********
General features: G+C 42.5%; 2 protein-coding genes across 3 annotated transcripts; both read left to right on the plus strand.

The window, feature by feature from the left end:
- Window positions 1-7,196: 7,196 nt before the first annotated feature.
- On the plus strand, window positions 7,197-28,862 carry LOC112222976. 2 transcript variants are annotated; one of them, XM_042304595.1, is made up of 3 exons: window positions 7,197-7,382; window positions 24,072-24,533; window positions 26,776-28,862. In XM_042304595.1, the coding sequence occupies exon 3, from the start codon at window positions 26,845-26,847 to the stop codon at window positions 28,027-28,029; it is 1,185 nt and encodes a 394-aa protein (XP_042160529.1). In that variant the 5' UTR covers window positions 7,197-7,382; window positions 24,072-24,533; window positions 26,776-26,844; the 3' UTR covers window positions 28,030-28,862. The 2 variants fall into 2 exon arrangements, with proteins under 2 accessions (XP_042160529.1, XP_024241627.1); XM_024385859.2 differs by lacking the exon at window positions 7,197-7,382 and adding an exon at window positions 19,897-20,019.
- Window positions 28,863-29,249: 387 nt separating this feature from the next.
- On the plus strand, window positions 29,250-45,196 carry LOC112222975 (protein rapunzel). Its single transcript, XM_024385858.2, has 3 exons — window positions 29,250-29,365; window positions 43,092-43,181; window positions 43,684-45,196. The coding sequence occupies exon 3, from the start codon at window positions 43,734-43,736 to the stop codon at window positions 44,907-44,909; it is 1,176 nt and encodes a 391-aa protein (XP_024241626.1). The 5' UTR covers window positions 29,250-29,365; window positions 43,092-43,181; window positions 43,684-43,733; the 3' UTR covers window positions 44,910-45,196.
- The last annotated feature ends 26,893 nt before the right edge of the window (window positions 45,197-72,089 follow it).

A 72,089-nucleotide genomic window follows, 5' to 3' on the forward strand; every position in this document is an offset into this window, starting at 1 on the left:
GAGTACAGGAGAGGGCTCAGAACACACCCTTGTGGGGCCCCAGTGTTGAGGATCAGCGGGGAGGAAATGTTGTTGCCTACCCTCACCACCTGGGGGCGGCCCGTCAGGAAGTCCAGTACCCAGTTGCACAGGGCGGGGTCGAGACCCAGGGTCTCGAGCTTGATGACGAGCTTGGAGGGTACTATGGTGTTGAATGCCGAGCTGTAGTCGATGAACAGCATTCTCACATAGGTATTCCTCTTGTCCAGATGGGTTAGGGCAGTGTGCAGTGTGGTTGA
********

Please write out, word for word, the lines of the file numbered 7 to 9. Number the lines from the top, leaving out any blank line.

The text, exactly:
- The last annotated feature ends 26,893 nt before the right edge of the window (window positions 45,197-72,089 follow it).

A 72,089-nucleotide genomic window follows, 5' to 3' on the forward strand; every position in this document is an offset into this window, starting at 1 on the left:
GAGTACAGGAGAGGGCTCAGAACACACCCTTGTGGGGCCCCAGTGTTGAGGATCAGCGGGGAGGAAATGTTGTTGCCTACCCTCACCACCTGGGGGCGGCCCGTCAGGAAGTCCAGTACCCAGTTGCACAGGGCGGGGTCGAGACCCAGGGTCTCGAGCTTGATGACGAGCTTGGAGGGTACTATGGTGTTGAATGCCGAGCTGTAGTCGATGAACAGCATTCTCACATAGGTATTCCTCTTGTCCAGATGGGTTAGGGCAGTGTGCAGTGTGGTTGA